# required: A easy to use DSL for validation

Required is a simple library which allows you to validate dependencies across multiple fields. The goal is to make writing things like forms, seralizers and functions much easier by providing a declarative way to encode validation logic. It aims to:

- Have a declarative way to encode validation logic
- Allow you to maintain validation logic easily
- Allow you to reuse your validation logic easily
- Be flexible with what you want to validate

If this all sounds good. Read On!

## Installation

Install using `pip`

```
pip install required
```

## Quickstart

You can use required in a number of ways. The easiest way is to use the `validate`

decorator to validate inputs to function calls.

```
from required import validate
@validate
def calculate_sum(positive_number, negative_number):
"""
positive_number -> positive_number > 0
negative_number -> negative_number < 0
"""
return positive_number + negative_number
# the following will raise a validation exception
calculate_sum(1, 1)
# this will pass validation
calculate_sum(1, -1) # 0
```

If you want to have other information in the docstring, the validation rules can be wrapped inside of `Requires { }`

as shown below:

```
@validate
def calculate_sum(positive_number, negative_number):
"""
Other documentation relating to calculate_sum
Requires {
positive_number -> positive_number > 0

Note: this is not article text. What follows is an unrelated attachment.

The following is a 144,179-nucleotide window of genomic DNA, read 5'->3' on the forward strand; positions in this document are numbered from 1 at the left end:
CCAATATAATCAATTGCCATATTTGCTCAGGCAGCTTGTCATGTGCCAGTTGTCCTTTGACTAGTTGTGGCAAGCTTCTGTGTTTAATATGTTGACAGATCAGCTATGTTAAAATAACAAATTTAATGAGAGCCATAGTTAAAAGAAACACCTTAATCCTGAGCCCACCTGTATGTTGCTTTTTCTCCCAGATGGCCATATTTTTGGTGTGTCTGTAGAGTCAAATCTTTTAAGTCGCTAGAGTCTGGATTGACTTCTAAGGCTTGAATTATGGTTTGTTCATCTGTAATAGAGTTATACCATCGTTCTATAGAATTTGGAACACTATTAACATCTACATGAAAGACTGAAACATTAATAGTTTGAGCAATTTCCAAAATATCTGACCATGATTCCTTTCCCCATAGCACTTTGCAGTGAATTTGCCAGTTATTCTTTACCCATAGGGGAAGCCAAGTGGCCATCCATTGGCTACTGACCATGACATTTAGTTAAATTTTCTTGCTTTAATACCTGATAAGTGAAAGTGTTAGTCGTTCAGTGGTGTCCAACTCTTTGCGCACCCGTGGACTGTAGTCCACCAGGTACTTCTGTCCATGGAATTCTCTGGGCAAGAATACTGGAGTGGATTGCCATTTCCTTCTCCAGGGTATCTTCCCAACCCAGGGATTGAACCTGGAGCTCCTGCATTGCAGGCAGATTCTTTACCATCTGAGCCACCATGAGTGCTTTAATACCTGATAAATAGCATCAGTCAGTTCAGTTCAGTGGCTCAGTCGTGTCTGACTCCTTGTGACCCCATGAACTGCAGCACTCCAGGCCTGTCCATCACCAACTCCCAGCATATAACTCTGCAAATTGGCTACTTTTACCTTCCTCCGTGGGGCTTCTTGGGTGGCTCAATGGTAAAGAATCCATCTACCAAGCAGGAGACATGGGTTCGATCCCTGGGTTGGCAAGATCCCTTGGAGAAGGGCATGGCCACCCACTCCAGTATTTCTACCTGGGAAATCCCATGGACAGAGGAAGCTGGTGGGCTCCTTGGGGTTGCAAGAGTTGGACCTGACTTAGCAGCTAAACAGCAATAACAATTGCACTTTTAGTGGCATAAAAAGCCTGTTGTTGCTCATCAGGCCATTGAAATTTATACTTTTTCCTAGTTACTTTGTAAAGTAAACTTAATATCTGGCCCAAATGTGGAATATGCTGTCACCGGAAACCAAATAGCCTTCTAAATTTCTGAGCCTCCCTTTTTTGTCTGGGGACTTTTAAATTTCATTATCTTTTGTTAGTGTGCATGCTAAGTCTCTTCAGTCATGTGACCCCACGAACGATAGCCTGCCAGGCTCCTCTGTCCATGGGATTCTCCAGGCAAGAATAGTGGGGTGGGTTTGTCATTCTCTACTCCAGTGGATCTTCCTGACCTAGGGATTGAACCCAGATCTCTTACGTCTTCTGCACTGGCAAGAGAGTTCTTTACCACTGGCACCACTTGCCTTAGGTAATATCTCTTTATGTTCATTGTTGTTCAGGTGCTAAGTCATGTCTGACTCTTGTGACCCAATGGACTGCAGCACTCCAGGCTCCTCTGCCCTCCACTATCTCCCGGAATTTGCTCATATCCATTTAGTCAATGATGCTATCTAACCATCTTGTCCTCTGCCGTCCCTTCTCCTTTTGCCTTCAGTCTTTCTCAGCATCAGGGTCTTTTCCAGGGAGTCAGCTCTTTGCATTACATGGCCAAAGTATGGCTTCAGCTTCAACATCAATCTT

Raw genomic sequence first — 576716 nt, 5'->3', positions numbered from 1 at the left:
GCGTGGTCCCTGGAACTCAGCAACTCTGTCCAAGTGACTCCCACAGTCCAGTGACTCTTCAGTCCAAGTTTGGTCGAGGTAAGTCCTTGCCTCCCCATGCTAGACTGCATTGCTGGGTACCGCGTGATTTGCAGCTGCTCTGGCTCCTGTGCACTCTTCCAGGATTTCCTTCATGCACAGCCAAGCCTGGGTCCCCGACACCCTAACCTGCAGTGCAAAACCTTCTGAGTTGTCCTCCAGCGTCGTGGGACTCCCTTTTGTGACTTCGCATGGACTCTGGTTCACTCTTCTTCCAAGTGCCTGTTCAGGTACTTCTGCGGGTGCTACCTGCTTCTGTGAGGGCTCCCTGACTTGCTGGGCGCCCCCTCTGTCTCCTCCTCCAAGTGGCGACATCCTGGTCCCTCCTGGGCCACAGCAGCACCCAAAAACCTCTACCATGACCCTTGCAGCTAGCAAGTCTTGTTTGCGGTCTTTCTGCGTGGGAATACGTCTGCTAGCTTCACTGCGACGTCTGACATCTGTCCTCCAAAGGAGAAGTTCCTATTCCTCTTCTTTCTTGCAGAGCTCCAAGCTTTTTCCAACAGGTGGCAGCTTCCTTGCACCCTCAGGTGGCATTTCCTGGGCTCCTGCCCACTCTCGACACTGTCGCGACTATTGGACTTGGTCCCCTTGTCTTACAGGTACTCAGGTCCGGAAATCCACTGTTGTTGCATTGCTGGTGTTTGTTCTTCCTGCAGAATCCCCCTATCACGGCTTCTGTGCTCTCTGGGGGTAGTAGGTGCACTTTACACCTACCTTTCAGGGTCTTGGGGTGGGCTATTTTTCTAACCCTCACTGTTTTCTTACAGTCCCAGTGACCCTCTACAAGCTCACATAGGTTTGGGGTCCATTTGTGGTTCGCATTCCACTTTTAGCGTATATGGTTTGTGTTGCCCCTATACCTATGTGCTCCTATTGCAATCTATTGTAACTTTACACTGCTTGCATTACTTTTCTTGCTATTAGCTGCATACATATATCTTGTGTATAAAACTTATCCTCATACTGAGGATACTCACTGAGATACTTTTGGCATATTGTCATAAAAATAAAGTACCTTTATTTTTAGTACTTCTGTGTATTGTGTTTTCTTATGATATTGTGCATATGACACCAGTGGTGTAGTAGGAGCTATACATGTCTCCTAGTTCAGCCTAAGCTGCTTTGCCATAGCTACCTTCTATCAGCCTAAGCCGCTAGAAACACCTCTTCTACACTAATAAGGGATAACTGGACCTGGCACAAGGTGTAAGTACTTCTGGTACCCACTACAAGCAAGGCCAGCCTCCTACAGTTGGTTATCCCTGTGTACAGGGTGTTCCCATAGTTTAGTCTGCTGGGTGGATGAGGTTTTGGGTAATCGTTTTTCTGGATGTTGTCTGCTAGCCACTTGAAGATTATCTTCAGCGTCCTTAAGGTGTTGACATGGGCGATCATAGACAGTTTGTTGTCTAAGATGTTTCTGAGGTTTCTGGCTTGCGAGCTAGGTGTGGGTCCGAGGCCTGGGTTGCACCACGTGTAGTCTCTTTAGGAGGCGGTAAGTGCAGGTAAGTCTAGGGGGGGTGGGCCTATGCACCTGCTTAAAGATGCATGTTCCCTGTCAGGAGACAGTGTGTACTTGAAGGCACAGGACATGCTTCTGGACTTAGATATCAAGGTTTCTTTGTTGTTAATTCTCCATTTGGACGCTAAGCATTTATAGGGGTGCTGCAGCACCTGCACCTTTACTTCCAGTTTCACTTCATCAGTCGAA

negative_number -> negative_number < 0
}
You can also put information after the requires rules
"""
return positive_number + negative_number
```

Validation rules are written in the doc string of the function. They look like:

`[param] -> [expression_1] [comparator] [expression_2]`

When `param`

is present, it requires `expression_1 [comparator] expression_2`

to evaluate to true.

The most simple expressions are just variables passed into the function to validate, however they can be more complex. See cookbook for more examples.

The comparator can be one of the standard python comparator operations; `==`

, `!=`

, `in`

, `>=`

`<=`

, `>`

, `<`

.

## Cookbook

The following shows some examples for writing validation rules

```
# Arithmetic on the objects follow normal maths rules.
# you need to put brackets to define expressions
x -> (x + 1) < 1
x -> (x - y) == 1
# A value `x` needs to be in an array
x -> x in arr
# The length of x must be 10
# see section on registering functions
x -> len(x) == 10
# The length of x and y must be the same
x -> len(x) == len(y)
# when x is present y must not be present
# TODO: not implemented in DSL yet
x -> x == <empty>
# x must be equal to the return value of a function
x -> x == func(x)
# Partial dependencies can be also specified
# when x == 1 then y must be 2
x == 1 -> y == 2
# when x == 1 then y must be set
x == 1 -> y
```

## Registering callables

You can register callables into the validation scope. This is useful when you want to call normal python builtins or custom callables.

```
from required import validate
scoped_validate = validate.register_callables({
"len": len,
"abs": abs
})
@scoped_validate
def return_first_element(arr):
"""
arr -> len(arr) >= 1
"""
return arr[0]
# validation scoped callables can also be nested
# len, abs and my_func are available in the second_scoped_validate decorator
second_scoped_validate = scoped_validate.register_callables({
"my_func": my_func
})
# or inserted at function level
@validate(callables_dict={"new_func": new_func})
def other_function(var):
"""
var -> new_func(var) >= 1
"""
return var
```

## Contributing

If you want to contribute you are most welcome! This project is distributed under the MIT licence. It is tested using tox against Python 2.7 and 3.4+